Alternative Sources for Cash Strapped Business Owners

The first thing business owners and executives need to do is revisit their cash flow forecast statements and figure out worst-case scenarios over the next 12 months. This will give the business owner a number that they will need to borrow to keep operations afloat.

Now that the business owner has a number, then review alternative funding options other than using a business owner’s personal savings to fund the business from best to worst. By the way, we do not endorse using the business owner’s personal savings to fund the business unless it is necessary. Unfortunately, this strategy tends to be the default strategy as it is easy but it should be avoided if at all possible.

Traditional Alternatives

The first alternative funding option is tapping existing business credit lines if you have them.

The second is to apply for a traditional SBA loan which is hard to get and may take too long in today’s environment to save your business.

Margin Loans

A very attractive alternative for business owners with large portfolios in non-retirement accounts is a margin loan from your brokerage firm.

Firms like Interactive Brokers have margin loan rates as low as 1.5% on brokerage account balances over 1 million. This may seem like a risky strategy to borrow against your portfolio, but it is a very inexpensive and fast way to get access to capital cheaply.

The chief benefit of this strategy is that you get to keep your money in the market, you don’t have to sell any securities or pay taxes on your gains and if the market recovers you get to participate in the upside all while borrowing at cheap rates to keep your business afloat.

If you are interested in this strategy, contact us, RHS Financial may be able to help you out.

Home Equity Line of Credit

The fourth and very often used option is the Business owner can take out a Home Equity Line of Credit to fund ongoing operations. Obviously, this route really puts a great deal of stress on the business owner by leveraging the value of their personal residence, but they are easy loans to get and at today’s low-interest rates, they can be quite attractive as a bridge loan.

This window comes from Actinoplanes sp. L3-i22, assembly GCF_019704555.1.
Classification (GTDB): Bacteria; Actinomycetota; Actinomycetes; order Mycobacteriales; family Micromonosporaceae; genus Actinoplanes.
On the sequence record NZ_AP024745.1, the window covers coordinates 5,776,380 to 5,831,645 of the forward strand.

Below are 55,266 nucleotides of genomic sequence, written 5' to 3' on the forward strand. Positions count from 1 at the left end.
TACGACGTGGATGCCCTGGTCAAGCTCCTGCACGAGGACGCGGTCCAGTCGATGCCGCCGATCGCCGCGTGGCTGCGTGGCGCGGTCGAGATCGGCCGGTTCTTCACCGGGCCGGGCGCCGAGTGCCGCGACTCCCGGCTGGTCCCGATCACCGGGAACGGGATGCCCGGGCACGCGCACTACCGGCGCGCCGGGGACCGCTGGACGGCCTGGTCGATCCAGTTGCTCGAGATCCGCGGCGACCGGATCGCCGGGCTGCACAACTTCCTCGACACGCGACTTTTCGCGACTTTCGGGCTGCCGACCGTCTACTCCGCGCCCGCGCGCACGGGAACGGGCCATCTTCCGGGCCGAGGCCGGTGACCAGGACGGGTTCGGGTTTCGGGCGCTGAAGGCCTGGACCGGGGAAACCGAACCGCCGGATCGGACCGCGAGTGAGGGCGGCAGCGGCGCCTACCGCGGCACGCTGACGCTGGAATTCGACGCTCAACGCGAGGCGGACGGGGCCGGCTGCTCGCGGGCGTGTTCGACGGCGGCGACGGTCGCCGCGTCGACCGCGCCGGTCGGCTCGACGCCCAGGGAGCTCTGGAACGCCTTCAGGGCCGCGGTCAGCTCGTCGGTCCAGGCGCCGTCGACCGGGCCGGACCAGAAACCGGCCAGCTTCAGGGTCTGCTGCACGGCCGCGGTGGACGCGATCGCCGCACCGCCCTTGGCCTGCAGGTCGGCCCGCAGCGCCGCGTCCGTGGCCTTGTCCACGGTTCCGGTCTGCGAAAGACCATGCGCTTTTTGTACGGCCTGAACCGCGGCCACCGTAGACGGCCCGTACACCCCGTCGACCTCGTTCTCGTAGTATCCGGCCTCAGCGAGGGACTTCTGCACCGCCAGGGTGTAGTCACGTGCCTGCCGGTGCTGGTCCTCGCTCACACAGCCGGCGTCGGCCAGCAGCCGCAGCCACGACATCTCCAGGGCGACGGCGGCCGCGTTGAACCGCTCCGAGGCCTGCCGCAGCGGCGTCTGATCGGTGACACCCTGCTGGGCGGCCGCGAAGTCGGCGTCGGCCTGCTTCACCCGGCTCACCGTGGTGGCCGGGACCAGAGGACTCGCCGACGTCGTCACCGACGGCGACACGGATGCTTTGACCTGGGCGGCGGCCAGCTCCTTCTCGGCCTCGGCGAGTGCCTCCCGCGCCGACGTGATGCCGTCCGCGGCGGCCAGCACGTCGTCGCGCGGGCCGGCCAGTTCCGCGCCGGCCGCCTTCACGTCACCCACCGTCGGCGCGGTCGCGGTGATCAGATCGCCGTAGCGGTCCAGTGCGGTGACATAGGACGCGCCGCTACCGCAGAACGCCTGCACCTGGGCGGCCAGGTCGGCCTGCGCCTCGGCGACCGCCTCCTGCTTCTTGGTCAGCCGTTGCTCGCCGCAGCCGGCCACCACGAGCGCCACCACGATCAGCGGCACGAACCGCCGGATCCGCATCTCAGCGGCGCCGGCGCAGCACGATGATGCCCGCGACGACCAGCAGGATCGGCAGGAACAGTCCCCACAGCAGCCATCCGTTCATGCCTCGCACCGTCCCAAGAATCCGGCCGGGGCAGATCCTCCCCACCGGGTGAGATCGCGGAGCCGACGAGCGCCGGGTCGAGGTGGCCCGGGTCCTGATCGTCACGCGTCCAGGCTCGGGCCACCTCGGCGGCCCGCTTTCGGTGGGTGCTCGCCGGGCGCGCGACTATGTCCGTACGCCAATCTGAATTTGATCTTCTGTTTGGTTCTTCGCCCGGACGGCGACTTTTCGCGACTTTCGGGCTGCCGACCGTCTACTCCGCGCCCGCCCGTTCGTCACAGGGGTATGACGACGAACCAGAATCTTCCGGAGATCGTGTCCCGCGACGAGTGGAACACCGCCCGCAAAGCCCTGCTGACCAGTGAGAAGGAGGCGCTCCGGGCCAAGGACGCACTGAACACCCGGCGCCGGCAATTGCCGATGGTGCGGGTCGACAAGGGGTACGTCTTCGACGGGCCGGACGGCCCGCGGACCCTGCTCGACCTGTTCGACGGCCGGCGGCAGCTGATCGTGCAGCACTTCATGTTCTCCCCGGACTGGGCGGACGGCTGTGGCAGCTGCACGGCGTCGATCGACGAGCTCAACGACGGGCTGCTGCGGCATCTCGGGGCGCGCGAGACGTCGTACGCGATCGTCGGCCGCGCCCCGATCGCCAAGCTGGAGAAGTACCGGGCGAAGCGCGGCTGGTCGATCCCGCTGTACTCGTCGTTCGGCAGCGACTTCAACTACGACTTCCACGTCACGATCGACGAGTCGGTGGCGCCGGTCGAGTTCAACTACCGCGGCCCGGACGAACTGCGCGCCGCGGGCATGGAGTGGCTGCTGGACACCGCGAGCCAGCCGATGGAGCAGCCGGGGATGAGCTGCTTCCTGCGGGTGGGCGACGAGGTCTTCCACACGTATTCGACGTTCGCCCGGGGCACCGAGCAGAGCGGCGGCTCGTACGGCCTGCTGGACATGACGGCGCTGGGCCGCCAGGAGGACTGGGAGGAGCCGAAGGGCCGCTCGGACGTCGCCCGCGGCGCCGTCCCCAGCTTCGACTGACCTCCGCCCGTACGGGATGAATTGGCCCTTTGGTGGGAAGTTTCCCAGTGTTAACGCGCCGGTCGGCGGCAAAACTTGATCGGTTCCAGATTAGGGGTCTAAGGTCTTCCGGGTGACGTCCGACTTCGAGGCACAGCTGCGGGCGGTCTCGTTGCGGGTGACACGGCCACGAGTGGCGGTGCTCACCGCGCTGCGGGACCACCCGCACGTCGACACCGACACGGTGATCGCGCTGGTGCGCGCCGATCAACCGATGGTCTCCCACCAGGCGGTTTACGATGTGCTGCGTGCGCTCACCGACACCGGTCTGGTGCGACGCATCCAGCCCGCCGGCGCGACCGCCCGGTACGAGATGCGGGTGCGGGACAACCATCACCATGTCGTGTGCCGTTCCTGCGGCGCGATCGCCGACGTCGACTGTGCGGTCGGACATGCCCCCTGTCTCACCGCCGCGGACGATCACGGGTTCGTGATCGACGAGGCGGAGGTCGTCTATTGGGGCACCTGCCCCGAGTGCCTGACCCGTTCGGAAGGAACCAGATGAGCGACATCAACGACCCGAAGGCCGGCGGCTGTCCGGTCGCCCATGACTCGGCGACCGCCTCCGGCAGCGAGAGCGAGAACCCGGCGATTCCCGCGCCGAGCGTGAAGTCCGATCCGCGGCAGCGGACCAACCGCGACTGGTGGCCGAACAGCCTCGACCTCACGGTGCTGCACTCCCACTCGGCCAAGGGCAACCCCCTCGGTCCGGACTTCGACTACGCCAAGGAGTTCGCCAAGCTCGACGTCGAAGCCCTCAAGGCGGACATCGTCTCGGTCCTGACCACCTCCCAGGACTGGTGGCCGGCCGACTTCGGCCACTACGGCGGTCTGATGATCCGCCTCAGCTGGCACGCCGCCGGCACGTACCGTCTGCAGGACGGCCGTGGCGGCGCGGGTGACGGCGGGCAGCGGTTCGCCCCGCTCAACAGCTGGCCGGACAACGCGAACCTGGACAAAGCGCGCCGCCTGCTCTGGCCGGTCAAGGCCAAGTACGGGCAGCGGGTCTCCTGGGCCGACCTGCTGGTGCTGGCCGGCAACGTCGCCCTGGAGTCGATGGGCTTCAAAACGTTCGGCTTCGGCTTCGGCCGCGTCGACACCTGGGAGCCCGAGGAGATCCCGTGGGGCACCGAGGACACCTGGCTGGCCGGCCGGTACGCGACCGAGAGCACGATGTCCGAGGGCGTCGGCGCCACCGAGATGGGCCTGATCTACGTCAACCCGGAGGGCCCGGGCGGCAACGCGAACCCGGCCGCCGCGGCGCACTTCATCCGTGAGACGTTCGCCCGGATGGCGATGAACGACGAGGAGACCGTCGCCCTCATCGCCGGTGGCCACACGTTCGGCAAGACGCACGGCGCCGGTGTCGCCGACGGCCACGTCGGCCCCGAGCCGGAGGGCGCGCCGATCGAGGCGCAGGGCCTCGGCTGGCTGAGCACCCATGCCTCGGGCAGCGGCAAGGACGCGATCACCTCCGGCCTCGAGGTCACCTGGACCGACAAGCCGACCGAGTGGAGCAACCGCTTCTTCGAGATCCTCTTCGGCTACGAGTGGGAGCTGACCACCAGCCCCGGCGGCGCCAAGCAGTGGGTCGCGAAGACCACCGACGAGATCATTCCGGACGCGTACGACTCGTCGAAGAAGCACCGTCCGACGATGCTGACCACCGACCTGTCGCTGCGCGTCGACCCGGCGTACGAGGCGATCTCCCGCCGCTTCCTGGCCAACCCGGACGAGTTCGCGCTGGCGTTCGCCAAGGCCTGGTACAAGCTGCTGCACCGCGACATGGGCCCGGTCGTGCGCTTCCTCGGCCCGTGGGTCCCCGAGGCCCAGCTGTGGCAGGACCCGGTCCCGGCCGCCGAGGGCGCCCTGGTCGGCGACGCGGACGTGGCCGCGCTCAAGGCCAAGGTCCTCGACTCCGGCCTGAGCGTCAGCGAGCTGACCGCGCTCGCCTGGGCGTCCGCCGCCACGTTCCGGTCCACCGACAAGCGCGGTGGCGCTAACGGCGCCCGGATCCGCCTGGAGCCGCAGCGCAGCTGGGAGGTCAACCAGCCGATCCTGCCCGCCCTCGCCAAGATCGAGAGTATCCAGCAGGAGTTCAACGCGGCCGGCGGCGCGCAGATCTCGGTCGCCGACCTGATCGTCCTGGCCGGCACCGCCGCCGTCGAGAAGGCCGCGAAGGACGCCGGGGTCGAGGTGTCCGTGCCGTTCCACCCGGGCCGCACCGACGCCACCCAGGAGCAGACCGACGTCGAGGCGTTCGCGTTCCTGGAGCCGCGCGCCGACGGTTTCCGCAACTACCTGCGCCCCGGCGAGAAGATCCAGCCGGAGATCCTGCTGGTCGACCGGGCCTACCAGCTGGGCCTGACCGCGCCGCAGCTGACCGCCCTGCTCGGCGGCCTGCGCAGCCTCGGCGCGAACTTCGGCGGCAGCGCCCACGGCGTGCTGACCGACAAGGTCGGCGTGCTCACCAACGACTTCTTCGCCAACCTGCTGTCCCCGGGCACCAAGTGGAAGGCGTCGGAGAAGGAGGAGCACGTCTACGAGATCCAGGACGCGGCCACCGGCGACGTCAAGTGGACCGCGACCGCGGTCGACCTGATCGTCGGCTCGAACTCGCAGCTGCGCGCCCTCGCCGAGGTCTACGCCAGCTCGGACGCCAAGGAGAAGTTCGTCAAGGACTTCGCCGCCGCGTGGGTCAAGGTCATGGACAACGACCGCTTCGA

For borrowers with very good credit, HELOC lenders charge a point or so over the prime rate, meaning this form of money is available for as little as 4.25 percent. Borrowers with riskier profiles, such as lower credit scores or higher loan-to-value ratios, might pay 1.5 or 2 points above prime.

Don’t ask Chase for a Home Equity Line of Credit, however, as of April 16, in the wake of the uncertainty caused by the Coronavirus Chase has stopped accepting new HELOC applications and I would not be surprised if other banks end up doing the same.

Working Capital Term Financing

If you are looking to pay off vendors only, you may qualify for Working Capital Term Financing. Working Capital Terms are specifically provided for customers to pay off their vendor invoices, with the idea that this will free up cash to use on other parts of the business. Funds will be deposited directly into the vendors’ accounts in as little as two days according to American Express.

Whole Life Insurance Cash Value

Finally, if you have permanent (not term) life insurance, you may have a cash value in your policy you can borrow against in order to fund your business in the short-term. This is a more common practice than you might think. Contact your insurance broker for more information on this strategy.

If You Have No Other Options

There are two final options that we do not recommend but are available to many business owners. Both options are pitfalls that can leave the business owner in worse shape than they already are and may hasten their financial ruin.

401k Loans

Borrowing money from your 401K may sound like a great idea but it is generally an unbelievably bad one. The CARES act of 2020 allows people to borrow up to $100,000 from their 401K and pay it back in 3 years without penalty. You can read all about it in RHS Financials’ previous post titled A Guide to the Stimulus Package for COVID-19 for Individuals and Families. Basically, as a business owner, you are raiding your personal retirement savings to save your business. If your money is out of the market and in your business you will miss any potential recovery in the market in your retirement fund. A potential double whammy to you if your business doesn’t make it.

Credit Cards

Many entrepreneurs started their business with credit cards and planned never to use them again, but desperate times call for desperate measures. Due to the incredibly high-interest rates credit cards charge for carrying a balance, we recommend that you do not take this route and take the time to explore the options I listed earlier. They will be better for you in the long run.

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Risley Sams

Risley Sams

Risley Sams, CFP®, MBA, CPWA®, is the Founder and President of RHS Financial. He is responsible for the future of the firm and the strategic services that we deliver.